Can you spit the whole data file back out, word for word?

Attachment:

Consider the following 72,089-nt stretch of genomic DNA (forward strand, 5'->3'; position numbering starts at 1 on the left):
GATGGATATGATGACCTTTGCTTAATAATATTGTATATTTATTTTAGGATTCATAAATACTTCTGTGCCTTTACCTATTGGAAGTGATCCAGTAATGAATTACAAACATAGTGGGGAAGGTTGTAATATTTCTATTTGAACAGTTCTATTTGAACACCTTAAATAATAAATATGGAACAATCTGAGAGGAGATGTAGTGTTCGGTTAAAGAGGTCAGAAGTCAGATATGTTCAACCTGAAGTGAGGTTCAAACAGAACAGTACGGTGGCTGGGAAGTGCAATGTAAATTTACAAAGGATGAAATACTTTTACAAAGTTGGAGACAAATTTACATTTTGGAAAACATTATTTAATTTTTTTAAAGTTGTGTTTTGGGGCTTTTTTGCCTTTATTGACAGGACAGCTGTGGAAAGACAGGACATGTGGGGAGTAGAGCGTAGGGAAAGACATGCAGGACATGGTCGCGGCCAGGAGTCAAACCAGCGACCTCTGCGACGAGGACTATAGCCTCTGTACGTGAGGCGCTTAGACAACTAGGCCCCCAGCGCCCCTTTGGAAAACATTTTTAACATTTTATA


Consider the following 72,089-nt stretch of genomic DNA (forward strand, 5'->3'; position numbering starts at 1 on the left):
GATGGATATGATGACCTTTGCTTAATAATATTGTATATTTATTTTAGGATTCATAAATACTTCTGTGCCTTTACCTATTGGAAGTGATCCAGTAATGAATTACAAACATAGTGGGGAAGGTTGTAATATTTCTATTTGAACAGTTCTATTTGAACACCTTAAATAATAAATATGGAACAATCTGAGAGGAGATGTAGTGTTCGGTTAAAGAGGTCAGAAGTCAGATATGTTCAACCTGAAGTGAGGTTCAAACAGAACAGTACGGTGGCTGGGAAGTGCAATGTAAATTTACAAAGGATGAAATACTTTTACAAAGTTGGAGACAAATTTACATTTTGGAAAACATTATTTAATTTTTTTAAAGTTGTGTTTTGGGGCTTTTTTGCCTTTATTGACAGGACAGCTGTGGAAAGACAGGACATGTGGGGAGTAGAGCGTAGGGAAAGACATGCAGGACATGGTCGCGGCCAGGAGTCAAACCAGCGACCTCTGCGACGAGGACTATAGCCTCTGTACGTGAGGCGCTTAGACAACTAGGCCCCCAGCGCCCCTTTGGAAAACATTTTTAACATTTTATA